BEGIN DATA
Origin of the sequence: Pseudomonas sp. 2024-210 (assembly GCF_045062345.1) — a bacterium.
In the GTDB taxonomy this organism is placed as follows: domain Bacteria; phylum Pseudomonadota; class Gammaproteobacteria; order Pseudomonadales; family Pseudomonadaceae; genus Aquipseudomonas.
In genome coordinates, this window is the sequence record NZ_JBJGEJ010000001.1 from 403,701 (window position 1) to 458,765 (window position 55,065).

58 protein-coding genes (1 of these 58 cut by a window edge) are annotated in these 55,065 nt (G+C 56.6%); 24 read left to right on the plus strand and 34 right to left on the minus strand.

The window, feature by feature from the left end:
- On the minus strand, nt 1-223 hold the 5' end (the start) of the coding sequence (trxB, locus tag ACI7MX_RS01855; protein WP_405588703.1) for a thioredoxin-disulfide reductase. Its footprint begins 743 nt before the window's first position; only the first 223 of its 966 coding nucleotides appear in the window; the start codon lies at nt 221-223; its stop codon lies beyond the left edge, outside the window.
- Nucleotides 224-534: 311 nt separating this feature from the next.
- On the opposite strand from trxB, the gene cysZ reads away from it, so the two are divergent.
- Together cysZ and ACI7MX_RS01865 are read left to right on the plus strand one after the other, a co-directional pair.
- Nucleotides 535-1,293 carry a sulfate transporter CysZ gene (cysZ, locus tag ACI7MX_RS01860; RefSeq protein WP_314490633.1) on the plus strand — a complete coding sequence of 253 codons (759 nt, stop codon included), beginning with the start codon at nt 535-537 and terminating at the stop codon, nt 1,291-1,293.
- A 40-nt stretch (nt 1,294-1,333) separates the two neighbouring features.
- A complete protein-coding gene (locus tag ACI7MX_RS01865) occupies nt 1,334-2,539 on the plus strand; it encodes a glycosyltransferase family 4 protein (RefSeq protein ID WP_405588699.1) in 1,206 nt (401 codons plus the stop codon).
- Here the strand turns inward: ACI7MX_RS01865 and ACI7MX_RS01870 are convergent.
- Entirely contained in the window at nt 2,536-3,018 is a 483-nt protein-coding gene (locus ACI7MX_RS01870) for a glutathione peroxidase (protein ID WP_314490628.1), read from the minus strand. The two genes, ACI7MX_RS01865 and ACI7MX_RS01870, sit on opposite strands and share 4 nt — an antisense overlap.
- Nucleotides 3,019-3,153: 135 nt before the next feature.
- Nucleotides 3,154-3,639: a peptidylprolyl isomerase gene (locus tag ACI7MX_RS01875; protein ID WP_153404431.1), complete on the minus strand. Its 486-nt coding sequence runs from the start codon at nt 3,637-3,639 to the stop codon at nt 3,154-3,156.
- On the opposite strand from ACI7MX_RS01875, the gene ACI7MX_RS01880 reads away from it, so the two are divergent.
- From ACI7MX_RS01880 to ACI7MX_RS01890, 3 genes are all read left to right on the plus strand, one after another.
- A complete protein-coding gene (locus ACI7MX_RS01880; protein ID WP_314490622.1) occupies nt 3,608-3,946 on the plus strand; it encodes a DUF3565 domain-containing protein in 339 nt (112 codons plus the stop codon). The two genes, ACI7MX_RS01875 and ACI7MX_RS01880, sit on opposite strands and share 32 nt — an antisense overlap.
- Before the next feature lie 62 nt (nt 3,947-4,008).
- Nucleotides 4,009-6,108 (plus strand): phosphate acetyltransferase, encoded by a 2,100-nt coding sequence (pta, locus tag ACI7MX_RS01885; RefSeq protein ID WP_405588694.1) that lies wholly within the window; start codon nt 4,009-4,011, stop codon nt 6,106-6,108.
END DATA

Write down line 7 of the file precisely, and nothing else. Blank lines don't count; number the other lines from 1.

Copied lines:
- Nucleotides 224-534: 311 nt separating this feature from the next.